Sunday, October 21, 2012

Blog Tour: Lost in the Light by Mary Castillo


Follow the tour HERE



Author Bio:

Mary Castillo can remember the exact moment when her destiny to write smart, sexy stories for women began. (And no, it was not the day this photo was taken!) Her Grandma Margie gave her a copy of Forever Amber by Kathleen Winsor (banned in 14 states and then when it was made into a movie starring Linda Darnell, condemned by the Hays Office, which controlled decency in movies) and said, "If you have any questions about what they're doing in that book, just ask me!"

While Forever Amber is hardly a book for a high school freshman (frankly the heroine makes Scarlett a model of propriety and modesty in comparison), Mary was fascinated by a character that seized life with no apologies ... and looked doing it.

After a few minor distractions (poor dating choices and pre-med studies), Mary committed herself to writing on February 10, 1994 and then sold her debut to Harper Collins Avon A in 2004. Hot Tamara was selected by Cosmopolitan magazine as the Red Hot Read of April 2005. The book wasn't banned but Grandma was proud!

A lifelong professional writer, including a stint as a reporter for the Los Angeles Times Community News (second best job in the world), Mary is the proud author of three novels (SwitchcraftIn Between Men and Hot Tamara) and three novellas featured in the anthologies, Orange County NoirNames I Call My Sister andFriday Night Chicas. Her latest book, a paranormal that goes back and forth between modern day and Prohibition, Lost in the Light is now available.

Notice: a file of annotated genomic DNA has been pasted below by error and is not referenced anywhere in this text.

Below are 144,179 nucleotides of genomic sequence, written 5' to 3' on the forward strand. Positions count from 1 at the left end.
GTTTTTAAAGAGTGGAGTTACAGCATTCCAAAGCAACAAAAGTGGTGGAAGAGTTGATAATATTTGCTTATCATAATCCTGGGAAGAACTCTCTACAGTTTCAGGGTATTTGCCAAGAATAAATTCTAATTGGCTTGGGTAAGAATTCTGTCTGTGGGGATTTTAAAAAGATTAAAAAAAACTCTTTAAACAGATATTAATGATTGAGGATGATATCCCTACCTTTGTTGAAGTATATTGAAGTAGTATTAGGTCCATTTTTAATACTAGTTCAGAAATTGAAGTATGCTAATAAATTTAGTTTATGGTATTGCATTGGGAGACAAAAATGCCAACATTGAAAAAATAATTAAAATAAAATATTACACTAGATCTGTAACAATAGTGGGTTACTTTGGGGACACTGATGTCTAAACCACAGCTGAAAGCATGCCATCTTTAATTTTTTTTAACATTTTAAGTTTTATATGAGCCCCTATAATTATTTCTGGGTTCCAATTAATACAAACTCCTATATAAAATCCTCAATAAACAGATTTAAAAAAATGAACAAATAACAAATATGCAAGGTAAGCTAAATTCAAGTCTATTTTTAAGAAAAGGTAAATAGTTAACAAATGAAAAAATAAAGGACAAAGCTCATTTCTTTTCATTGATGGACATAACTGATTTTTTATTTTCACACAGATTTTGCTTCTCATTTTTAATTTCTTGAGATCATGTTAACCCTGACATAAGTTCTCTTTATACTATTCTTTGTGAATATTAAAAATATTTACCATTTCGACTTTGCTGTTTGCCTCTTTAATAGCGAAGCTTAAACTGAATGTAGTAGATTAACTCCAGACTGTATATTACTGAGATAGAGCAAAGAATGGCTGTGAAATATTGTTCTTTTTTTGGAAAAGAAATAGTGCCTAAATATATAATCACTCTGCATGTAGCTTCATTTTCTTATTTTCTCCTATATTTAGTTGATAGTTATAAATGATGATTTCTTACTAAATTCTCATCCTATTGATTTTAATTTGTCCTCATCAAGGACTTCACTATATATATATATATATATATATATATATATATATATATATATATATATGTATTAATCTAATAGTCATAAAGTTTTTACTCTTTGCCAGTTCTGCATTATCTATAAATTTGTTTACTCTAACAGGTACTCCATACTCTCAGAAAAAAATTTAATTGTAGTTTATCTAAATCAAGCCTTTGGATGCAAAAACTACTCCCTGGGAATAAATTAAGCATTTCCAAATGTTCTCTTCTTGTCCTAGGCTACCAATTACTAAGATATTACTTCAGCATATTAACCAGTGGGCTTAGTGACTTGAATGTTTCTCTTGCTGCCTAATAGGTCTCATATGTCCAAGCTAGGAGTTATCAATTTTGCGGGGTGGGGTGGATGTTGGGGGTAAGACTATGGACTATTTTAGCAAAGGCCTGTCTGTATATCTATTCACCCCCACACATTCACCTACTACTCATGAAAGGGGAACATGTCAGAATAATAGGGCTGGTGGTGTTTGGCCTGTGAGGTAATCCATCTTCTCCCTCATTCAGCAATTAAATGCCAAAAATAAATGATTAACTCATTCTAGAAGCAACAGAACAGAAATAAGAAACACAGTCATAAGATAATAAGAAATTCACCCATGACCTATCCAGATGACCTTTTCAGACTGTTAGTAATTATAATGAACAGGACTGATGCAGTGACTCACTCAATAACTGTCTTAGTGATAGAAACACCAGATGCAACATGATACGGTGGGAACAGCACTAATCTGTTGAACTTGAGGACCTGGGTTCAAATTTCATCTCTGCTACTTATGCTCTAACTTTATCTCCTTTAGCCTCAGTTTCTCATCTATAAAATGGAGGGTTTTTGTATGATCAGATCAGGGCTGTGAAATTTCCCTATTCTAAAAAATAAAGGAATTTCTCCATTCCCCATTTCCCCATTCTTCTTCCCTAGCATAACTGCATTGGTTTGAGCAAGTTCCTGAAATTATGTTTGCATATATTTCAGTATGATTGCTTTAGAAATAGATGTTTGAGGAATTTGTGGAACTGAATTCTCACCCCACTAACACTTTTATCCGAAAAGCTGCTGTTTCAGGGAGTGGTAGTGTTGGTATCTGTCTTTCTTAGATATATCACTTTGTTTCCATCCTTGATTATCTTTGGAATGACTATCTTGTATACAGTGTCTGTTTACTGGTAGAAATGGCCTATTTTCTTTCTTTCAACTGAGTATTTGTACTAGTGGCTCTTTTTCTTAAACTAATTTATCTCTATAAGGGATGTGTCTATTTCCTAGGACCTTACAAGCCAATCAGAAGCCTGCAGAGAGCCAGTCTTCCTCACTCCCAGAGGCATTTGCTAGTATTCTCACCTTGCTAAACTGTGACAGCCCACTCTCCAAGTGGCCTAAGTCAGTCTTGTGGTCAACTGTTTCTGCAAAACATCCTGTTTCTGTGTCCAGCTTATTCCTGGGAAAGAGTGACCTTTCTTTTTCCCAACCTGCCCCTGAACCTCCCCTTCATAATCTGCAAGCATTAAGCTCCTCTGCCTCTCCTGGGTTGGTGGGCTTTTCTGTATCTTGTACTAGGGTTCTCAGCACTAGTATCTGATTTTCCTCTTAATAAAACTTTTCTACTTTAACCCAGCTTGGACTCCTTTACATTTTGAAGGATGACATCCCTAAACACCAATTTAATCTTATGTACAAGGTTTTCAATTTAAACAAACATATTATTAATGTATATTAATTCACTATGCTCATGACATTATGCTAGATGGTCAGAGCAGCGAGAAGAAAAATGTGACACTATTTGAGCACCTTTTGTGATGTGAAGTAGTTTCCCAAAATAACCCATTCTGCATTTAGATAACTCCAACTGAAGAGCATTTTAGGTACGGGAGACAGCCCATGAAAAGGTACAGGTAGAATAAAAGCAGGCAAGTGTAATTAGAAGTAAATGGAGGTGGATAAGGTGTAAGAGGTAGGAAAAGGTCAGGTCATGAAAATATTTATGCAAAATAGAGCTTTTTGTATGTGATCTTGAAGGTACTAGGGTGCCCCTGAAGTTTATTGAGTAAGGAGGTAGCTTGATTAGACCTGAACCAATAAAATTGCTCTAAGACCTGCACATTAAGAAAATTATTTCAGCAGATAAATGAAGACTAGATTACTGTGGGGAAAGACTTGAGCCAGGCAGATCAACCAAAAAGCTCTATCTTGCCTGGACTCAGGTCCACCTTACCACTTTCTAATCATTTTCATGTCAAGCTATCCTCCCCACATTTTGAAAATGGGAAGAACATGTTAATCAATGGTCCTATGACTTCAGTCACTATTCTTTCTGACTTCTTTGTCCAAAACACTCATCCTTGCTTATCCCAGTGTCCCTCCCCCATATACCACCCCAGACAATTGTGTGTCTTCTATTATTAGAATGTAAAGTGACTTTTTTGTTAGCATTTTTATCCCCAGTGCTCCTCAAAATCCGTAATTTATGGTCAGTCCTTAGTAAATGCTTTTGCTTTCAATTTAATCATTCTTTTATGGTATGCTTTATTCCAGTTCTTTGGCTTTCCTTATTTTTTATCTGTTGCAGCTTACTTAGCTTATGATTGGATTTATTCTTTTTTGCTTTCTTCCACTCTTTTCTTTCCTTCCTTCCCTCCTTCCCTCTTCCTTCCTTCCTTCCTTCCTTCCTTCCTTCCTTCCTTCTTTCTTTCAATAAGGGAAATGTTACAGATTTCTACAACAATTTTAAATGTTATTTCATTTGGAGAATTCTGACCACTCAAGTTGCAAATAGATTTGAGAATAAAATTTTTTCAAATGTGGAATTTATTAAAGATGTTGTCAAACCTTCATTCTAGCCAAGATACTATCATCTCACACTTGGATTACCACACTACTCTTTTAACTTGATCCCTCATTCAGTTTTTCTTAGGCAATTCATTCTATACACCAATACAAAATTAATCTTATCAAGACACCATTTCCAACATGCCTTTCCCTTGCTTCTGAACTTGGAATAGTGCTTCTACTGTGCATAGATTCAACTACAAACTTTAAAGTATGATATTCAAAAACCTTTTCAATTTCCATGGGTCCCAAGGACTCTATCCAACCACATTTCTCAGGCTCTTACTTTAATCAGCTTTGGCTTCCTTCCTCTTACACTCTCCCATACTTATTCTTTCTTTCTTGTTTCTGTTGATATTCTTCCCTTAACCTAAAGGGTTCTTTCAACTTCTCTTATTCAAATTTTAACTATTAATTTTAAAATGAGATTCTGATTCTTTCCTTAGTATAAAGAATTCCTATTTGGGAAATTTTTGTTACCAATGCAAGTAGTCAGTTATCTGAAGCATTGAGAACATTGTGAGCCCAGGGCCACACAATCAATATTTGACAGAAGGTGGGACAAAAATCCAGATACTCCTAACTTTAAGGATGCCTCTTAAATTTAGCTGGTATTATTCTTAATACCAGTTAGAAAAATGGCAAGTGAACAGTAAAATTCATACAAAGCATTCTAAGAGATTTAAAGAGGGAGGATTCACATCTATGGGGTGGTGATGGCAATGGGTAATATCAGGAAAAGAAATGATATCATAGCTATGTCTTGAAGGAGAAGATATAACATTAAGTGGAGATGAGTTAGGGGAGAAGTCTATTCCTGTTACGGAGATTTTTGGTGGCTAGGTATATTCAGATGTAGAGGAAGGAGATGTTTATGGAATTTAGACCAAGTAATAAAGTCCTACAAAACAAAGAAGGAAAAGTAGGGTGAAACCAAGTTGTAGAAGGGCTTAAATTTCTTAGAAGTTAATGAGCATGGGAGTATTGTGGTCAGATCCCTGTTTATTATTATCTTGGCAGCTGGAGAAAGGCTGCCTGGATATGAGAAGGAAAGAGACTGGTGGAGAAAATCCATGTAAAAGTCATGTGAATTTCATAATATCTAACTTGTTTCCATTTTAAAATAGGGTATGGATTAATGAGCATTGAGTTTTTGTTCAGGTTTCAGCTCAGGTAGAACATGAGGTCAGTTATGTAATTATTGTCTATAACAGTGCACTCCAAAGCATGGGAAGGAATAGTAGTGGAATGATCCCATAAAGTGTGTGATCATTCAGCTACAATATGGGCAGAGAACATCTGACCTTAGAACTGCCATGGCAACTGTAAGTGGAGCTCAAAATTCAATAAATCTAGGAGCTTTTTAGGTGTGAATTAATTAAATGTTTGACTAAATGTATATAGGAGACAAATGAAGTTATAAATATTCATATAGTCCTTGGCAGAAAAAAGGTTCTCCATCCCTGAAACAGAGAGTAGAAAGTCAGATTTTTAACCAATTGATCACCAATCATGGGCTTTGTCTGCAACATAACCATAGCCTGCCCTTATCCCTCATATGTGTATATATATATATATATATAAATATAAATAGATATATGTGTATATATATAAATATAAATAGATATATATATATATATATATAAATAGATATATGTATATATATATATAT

Latina magazine called Mary "an author to look out for" and selected In Between Men and Names I Call My Sister for the Top 10 Summers Reads in July 2009. OC Metro magazine named Mary one of the hottest 25 people in the O.C. (the first but certainly not the last time her hotness has been publicly confirmed). She has also been profiled in Orange County Register, Coast, The Arizona Republic and San Diego Union Tribune.

Mary grew up in a haunted house in National City, CA. She cries every time she sees the movies, The Ghost and Mrs. Muir and Casablanca, and feels that Joan Collins is by far the preeminent TV villain (which is why Joan plays such an pivotal role in the novel, In Between Men).

A graduate of USC, Mary lives in The O.C. with her family.

Also, she may have a mild addiction to Pinterest.

Connect with Mary!


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No one remembers…

One October morning in 1932, Vicente Sorolla entered the white house on the hill and was never seen again.

Now, Detective Dori Orihuela helplessly witnesses his brutal murder in her nightmares.

Settling into a 120 year-old Edwardian mansion, Dori restores her dream home while recovering from a bullet wound and waiting to go back on duty.

But then one afternoon, Vicente materializes out of Dori's butler's pantry and asks her to find a woman named Anna. Dori wonders if she's not only about to lose her badge, but also her sanity.

Dori and Vicente's unlikely friendship takes us back to the waning days of Prohibition in San Diego and the Westside barrio of National City, California. Mary Castillo's latest novel, featuring the wild Orihuela family that first delighted readers in Names I Call My Sister, weaves romance, history and mystery into a humorous, touching and unforgettable story.

*****************************************************************************